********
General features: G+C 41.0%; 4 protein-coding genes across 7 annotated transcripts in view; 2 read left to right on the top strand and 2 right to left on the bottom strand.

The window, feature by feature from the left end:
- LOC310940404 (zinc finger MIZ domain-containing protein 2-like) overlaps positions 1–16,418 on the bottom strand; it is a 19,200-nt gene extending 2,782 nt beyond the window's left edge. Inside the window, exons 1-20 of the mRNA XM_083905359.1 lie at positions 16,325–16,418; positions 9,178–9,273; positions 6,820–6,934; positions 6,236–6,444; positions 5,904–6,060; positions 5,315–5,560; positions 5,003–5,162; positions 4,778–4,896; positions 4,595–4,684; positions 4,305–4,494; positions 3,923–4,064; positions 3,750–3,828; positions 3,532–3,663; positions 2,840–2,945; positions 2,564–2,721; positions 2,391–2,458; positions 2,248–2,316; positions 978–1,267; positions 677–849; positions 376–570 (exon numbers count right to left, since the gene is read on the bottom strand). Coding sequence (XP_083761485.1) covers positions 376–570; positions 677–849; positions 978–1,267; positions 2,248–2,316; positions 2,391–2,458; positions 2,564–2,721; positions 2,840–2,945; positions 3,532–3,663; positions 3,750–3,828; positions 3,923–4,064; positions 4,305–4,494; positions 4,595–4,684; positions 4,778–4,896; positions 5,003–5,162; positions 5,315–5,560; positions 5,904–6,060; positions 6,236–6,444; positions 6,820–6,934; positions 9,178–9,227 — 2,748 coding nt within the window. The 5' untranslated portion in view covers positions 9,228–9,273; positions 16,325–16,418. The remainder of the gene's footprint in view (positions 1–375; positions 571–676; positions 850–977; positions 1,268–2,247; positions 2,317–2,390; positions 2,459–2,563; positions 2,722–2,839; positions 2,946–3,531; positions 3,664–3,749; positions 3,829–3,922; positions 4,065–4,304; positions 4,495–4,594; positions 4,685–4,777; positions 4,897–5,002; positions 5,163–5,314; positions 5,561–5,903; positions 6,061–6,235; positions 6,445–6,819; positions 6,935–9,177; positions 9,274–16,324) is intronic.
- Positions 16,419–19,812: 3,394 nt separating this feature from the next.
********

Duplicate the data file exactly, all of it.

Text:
General features: G+C 41.0%; 4 protein-coding genes across 7 annotated transcripts in view; 2 read left to right on the top strand and 2 right to left on the bottom strand.

The window, feature by feature from the left end:
- LOC310940404 (zinc finger MIZ domain-containing protein 2-like) overlaps positions 1–16,418 on the bottom strand; it is a 19,200-nt gene extending 2,782 nt beyond the window's left edge. Inside the window, exons 1-20 of the mRNA XM_083905359.1 lie at positions 16,325–16,418; positions 9,178–9,273; positions 6,820–6,934; positions 6,236–6,444; positions 5,904–6,060; positions 5,315–5,560; positions 5,003–5,162; positions 4,778–4,896; positions 4,595–4,684; positions 4,305–4,494; positions 3,923–4,064; positions 3,750–3,828; positions 3,532–3,663; positions 2,840–2,945; positions 2,564–2,721; positions 2,391–2,458; positions 2,248–2,316; positions 978–1,267; positions 677–849; positions 376–570 (exon numbers count right to left, since the gene is read on the bottom strand). Coding sequence (XP_083761485.1) covers positions 376–570; positions 677–849; positions 978–1,267; positions 2,248–2,316; positions 2,391–2,458; positions 2,564–2,721; positions 2,840–2,945; positions 3,532–3,663; positions 3,750–3,828; positions 3,923–4,064; positions 4,305–4,494; positions 4,595–4,684; positions 4,778–4,896; positions 5,003–5,162; positions 5,315–5,560; positions 5,904–6,060; positions 6,236–6,444; positions 6,820–6,934; positions 9,178–9,227 — 2,748 coding nt within the window. The 5' untranslated portion in view covers positions 9,228–9,273; positions 16,325–16,418. The remainder of the gene's footprint in view (positions 1–375; positions 571–676; positions 850–977; positions 1,268–2,247; positions 2,317–2,390; positions 2,459–2,563; positions 2,722–2,839; positions 2,946–3,531; positions 3,664–3,749; positions 3,829–3,922; positions 4,065–4,304; positions 4,495–4,594; positions 4,685–4,777; positions 4,897–5,002; positions 5,163–5,314; positions 5,561–5,903; positions 6,061–6,235; positions 6,445–6,819; positions 6,935–9,177; positions 9,274–16,324) is intronic.
- Positions 16,419–19,812: 3,394 nt separating this feature from the next.